Kurt Spence, a volunteer researcher with the Doylestown Historical Society, writes:
“I am doing a house history for the Rudolph building, 33 S. Main St., the corner of S. Main St. and E. Oakland Ave. I have discovered that after Fickes Dairy Bar (29 S. Main, now Stephanie’s) went out of business, a retired policeman from Lansdale named Joseph opened a luncheonette and pizza place. Before long, he moved around the corner to 17 E. Oakland Ave. In 1976, Jon Rudolph demolished the restaurant to add a two-story addition to his Appalachian Trail Outfitters store.
“Would anyone out there know anything about either restaurant, or have any more information on Joe?”
With the 150th anniversary of the Battle of Gettysburg this month, I thought I’d fish through our archives to find something locally relevant. Here’s an example of currency — in this case, one dollar — issued by the Bank of Montgomery County during the Civil War. Maj. Gen. Winfield Scott Hancock is on the upper right, while Maj. Gen. John F. Hartranft is on the lower right. Hartranft was born in Montgomery County and later became the 17th governor of Pennsylvania.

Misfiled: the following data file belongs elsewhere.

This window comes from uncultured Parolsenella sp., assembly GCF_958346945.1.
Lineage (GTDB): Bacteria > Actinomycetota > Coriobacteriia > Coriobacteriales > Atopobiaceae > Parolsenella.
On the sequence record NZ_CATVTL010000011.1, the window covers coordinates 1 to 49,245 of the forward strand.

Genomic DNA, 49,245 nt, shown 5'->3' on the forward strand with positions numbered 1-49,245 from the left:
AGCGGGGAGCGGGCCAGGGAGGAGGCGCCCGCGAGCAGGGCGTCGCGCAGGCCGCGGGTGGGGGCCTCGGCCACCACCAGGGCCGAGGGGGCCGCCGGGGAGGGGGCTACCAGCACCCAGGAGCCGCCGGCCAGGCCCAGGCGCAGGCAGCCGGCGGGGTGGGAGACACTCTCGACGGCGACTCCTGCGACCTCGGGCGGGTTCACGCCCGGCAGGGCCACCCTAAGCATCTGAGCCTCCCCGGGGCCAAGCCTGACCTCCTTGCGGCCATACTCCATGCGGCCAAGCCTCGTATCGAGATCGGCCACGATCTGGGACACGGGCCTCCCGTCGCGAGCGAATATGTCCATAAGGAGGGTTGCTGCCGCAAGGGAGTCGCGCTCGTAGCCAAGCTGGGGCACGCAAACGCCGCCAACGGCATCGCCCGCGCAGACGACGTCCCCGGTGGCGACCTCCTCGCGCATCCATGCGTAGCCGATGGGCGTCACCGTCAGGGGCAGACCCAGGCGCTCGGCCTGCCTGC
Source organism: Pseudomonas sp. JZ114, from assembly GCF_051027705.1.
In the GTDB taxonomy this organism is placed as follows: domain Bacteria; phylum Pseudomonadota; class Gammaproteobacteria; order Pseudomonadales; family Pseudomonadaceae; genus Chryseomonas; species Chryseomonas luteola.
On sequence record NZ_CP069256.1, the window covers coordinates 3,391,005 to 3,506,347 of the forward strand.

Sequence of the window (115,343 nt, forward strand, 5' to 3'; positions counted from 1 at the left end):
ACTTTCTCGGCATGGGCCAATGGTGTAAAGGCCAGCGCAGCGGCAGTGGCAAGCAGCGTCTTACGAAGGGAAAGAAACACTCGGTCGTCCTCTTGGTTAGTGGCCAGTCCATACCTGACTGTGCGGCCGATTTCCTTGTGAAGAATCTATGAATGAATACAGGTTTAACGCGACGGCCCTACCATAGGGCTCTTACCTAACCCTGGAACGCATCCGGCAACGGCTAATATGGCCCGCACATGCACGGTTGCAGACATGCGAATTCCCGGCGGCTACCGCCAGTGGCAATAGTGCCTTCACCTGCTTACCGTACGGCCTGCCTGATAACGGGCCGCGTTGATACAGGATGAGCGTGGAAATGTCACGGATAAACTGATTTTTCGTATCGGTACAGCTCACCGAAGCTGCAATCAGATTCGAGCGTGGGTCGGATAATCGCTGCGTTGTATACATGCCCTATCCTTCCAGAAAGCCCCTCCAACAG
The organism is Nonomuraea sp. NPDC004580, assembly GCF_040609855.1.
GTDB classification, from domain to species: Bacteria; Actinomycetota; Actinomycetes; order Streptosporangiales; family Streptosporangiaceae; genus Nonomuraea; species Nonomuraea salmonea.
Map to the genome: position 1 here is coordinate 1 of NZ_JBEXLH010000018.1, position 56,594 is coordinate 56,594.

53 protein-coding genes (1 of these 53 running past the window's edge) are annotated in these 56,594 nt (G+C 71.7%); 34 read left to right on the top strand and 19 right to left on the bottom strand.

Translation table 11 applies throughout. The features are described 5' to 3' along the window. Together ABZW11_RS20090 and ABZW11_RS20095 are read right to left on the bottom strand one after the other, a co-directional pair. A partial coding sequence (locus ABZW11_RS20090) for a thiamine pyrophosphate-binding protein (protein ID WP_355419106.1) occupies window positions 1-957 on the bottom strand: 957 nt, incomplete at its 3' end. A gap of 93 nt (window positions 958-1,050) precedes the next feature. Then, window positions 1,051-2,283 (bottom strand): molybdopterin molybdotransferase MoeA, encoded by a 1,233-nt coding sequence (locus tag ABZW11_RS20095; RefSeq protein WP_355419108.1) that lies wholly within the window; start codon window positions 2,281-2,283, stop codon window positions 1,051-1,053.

The men of Doylestown’s Company G march off to war, along Shewell Street and through Monument Square. They joined thousands of others called up to fight “over there” during World War I.
This postcard, postmarked in Doylestown on Nov. 2, 1910, was sent from Alice McEntyre to her mother, Keziah, in Carversville, Solebury Township. Alice wrote: "Well we got to Doylestown. Did papa get home all right? Institute is fine. I believe this is Fries's mill. Will write you a letter later. Lovingly, Alice."
Alice, a teacher at Clay Ridge School in Tinicum Township, later married Austin Haney and had three sons -- Frances, Joseph and Earl. She died in Ottsville in June 1984 and is buried with her parents in the Carversville Cemetery.
|Courtesy of Mark Hamilton|
This photo shows young Doylestown girls standing on the steps of the courthouse, holding a daisy chain constructed for the town’s Old Home Week in 1912. A celebration of Doylestown’s centennial as county seat, the Old Home Week included parades, a costume ball, concerts and a historical pageant.